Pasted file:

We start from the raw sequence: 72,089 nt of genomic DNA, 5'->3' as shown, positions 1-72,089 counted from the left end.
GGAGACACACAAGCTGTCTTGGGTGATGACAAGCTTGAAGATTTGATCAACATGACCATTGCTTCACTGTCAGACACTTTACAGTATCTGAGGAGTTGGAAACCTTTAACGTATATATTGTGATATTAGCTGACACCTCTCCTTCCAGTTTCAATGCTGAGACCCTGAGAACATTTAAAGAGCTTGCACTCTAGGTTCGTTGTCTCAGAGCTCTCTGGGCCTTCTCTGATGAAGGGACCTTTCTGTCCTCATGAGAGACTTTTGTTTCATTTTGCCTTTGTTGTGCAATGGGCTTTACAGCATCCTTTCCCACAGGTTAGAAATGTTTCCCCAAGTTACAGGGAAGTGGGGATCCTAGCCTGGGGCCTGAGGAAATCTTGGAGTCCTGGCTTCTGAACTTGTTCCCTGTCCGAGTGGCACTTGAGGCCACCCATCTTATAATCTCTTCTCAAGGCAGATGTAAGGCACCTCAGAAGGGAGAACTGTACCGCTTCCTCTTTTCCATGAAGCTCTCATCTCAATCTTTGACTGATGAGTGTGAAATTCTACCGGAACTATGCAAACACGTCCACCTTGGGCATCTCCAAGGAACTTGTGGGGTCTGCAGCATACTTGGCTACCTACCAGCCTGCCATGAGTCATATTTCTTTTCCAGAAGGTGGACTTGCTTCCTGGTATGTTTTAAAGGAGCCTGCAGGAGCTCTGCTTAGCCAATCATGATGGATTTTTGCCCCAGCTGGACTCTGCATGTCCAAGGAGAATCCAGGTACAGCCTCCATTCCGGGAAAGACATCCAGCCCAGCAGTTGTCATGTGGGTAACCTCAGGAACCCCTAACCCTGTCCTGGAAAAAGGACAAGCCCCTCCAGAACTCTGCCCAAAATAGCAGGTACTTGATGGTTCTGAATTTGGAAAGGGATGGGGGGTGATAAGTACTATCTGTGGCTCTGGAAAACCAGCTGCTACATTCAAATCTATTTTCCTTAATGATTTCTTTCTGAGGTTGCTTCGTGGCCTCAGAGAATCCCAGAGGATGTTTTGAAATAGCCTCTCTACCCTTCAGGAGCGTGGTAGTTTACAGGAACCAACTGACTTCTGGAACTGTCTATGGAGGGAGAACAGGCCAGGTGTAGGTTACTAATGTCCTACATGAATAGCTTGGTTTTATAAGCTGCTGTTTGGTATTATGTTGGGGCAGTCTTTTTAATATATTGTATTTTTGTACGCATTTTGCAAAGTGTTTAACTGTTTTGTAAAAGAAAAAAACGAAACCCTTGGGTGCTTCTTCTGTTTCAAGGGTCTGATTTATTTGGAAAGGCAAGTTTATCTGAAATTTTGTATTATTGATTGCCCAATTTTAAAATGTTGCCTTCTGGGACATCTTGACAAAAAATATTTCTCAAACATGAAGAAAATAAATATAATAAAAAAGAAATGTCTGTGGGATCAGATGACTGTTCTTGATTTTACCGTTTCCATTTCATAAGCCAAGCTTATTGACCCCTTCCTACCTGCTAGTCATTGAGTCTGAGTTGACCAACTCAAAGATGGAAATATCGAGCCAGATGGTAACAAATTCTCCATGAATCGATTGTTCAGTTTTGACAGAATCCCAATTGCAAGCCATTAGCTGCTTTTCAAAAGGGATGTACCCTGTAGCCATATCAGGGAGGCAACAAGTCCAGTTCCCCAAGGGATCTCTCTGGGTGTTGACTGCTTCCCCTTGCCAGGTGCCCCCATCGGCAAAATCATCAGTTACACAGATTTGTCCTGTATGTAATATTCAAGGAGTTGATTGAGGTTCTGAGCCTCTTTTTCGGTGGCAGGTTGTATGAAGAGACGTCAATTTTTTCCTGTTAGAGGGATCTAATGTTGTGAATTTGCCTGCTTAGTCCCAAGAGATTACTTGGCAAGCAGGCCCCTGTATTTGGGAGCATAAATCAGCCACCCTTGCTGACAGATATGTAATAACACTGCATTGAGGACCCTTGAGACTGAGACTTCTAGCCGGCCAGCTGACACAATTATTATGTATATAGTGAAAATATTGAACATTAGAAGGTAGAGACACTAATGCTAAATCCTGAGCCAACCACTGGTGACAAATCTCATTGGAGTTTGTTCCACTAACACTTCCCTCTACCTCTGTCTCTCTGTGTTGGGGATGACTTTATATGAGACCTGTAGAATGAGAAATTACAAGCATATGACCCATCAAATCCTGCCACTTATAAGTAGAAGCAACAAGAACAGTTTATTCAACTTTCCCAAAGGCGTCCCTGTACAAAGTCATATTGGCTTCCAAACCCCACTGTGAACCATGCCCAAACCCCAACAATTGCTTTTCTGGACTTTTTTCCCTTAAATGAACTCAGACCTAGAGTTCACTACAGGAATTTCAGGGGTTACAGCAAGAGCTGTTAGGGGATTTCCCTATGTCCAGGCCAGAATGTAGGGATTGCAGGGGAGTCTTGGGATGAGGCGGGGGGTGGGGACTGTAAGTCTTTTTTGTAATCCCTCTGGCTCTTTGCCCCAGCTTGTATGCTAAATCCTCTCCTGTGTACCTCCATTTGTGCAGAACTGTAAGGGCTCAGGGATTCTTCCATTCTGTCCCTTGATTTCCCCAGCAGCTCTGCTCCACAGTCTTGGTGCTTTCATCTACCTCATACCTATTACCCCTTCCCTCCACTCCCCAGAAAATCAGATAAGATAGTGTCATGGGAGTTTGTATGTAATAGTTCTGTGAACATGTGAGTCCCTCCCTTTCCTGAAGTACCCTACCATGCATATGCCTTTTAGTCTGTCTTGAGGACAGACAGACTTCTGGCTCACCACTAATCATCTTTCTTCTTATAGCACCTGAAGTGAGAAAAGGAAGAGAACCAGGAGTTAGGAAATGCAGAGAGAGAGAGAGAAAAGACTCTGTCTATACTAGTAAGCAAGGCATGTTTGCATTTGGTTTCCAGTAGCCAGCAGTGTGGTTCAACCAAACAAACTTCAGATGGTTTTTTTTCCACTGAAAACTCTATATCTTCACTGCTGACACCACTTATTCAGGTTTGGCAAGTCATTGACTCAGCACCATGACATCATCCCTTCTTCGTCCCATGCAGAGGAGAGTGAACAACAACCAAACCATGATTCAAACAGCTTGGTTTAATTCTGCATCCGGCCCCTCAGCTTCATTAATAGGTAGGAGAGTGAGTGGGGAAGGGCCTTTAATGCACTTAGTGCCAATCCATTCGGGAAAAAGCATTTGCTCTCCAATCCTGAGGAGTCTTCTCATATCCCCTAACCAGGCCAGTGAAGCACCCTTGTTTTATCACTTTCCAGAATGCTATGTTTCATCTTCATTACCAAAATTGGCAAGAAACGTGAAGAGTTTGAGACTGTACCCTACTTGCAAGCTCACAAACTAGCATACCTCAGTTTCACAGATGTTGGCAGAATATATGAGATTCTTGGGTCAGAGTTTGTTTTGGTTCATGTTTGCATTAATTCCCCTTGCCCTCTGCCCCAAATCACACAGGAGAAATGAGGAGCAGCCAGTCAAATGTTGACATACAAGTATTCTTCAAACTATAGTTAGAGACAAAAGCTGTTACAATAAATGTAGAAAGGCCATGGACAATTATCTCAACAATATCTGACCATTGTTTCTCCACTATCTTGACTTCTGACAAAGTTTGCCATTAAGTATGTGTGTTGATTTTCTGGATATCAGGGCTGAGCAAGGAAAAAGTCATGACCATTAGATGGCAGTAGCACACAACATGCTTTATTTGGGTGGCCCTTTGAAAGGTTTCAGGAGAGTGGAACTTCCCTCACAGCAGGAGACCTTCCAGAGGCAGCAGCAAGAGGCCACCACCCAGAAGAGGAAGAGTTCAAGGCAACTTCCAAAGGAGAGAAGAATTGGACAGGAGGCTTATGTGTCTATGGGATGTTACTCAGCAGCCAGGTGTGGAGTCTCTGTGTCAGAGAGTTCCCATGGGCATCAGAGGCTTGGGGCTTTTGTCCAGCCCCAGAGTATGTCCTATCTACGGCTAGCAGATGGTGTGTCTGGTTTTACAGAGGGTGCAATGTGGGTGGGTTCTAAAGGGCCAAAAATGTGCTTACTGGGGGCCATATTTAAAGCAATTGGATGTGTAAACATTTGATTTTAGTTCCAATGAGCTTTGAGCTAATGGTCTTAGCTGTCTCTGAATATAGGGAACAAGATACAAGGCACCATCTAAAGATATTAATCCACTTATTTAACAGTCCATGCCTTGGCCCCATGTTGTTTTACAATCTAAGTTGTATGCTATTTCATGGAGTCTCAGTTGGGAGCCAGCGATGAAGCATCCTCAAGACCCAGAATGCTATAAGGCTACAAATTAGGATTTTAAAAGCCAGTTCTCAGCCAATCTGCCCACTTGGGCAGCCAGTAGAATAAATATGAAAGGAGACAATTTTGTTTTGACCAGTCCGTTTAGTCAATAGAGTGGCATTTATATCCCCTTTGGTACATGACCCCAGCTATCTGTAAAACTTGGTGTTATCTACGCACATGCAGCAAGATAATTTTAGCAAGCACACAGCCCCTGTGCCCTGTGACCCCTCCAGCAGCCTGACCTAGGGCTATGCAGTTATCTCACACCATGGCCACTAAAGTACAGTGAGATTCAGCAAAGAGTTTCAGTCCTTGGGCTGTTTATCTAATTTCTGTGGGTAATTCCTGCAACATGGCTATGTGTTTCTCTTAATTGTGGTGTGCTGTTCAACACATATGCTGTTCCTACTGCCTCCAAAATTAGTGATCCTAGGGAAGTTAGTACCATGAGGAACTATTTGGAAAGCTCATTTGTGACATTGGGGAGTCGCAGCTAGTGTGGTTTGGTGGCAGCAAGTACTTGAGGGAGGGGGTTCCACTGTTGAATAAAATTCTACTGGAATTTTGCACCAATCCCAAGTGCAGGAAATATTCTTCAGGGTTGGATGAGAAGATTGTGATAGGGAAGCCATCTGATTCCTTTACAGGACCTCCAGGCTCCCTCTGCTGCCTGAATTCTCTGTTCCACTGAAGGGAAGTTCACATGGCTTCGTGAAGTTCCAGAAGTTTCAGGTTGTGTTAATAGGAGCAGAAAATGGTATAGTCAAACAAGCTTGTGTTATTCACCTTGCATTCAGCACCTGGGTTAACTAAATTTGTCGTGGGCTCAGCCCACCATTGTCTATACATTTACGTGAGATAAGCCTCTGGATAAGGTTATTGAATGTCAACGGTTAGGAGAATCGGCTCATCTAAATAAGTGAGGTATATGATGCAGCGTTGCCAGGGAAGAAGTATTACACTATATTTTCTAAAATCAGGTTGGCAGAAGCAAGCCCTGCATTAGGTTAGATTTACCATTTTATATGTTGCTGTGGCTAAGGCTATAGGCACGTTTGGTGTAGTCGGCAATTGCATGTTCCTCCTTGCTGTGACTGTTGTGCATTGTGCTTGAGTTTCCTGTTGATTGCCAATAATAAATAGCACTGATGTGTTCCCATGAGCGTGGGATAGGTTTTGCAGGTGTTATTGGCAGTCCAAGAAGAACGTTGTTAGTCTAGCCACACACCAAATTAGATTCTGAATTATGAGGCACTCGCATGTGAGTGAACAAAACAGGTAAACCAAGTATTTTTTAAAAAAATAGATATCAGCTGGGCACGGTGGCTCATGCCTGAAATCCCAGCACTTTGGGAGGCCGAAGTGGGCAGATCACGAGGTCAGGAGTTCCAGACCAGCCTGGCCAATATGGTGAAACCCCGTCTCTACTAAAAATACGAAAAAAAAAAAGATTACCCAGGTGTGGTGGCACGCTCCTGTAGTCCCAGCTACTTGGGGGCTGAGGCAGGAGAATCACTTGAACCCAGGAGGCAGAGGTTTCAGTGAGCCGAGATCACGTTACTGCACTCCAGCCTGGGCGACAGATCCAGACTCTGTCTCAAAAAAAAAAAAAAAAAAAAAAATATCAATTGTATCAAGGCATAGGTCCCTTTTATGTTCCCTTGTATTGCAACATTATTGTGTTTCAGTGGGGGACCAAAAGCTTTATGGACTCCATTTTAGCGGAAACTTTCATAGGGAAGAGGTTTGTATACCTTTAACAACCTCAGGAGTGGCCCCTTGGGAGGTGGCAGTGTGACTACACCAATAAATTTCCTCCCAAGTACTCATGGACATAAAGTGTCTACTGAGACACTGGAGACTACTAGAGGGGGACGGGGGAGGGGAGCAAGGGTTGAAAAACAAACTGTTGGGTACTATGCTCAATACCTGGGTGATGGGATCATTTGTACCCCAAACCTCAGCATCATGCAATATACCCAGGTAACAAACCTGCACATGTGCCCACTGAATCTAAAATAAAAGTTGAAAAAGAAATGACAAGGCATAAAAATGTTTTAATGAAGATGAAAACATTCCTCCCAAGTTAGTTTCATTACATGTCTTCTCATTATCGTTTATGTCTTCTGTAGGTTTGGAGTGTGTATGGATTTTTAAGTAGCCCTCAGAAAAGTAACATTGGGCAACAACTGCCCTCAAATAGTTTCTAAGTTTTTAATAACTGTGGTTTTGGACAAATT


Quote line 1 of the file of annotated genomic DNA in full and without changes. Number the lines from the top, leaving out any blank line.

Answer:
We start from the raw sequence: 72,089 nt of genomic DNA, 5'->3' as shown, positions 1-72,089 counted from the left end.